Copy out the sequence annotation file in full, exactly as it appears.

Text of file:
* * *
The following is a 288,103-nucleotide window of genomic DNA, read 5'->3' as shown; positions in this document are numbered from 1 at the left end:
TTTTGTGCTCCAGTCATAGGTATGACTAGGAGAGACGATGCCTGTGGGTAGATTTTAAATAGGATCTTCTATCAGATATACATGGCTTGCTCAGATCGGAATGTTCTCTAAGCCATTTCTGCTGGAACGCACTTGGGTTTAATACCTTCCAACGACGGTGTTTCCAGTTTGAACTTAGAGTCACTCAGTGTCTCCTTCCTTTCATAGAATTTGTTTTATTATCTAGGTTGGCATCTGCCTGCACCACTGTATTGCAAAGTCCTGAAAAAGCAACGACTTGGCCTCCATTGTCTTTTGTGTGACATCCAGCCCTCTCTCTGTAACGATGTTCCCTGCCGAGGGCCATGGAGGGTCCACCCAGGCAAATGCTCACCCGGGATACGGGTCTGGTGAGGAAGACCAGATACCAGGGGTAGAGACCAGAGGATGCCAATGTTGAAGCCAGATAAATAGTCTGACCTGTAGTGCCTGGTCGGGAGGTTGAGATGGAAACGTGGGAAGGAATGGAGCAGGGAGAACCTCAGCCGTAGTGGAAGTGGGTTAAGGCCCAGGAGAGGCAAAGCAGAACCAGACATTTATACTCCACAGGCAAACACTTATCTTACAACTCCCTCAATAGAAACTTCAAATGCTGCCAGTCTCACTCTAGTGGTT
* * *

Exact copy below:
The following is a 288,103-nucleotide window of genomic DNA, read 5'->3' as shown; positions in this document are numbered from 1 at the left end:
TTTTGTGCTCCAGTCATAGGTATGACTAGGAGAGACGATGCCTGTGGGTAGATTTTAAATAGGATCTTCTATCAGATATACATGGCTTGCTCAGATCGGAATGTTCTCTAAGCCATTTCTGCTGGAACGCACTTGGGTTTAATACCTTCCAACGACGGTGTTTCCAGTTTGAACTTAGAGTCACTCAGTGTCTCCTTCCTTTCATAGAATTTGTTTTATTATCTAGGTTGGCATCTGCCTGCACCACTGTATTGCAAAGTCCTGAAAAAGCAACGACTTGGCCTCCATTGTCTTTTGTGTGACATCCAGCCCTCTCTCTGTAACGATGTTCCCTGCCGAGGGCCATGGAGGGTCCACCCAGGCAAATGCTCACCCGGGATACGGGTCTGGTGAGGAAGACCAGATACCAGGGGTAGAGACCAGAGGATGCCAATGTTGAAGCCAGATAAATAGTCTGACCTGTAGTGCCTGGTCGGGAGGTTGAGATGGAAACGTGGGAAGGAATGGAGCAGGGAGAACCTCAGCCGTAGTGGAAGTGGGTTAAGGCCCAGGAGAGGCAAAGCAGAACCAGACATTTATACTCCACAGGCAAACACTTATCTTACAACTCCCTCAATAGAAACTTCAAATGCTGCCAGTCTCACTCTAGTGGTT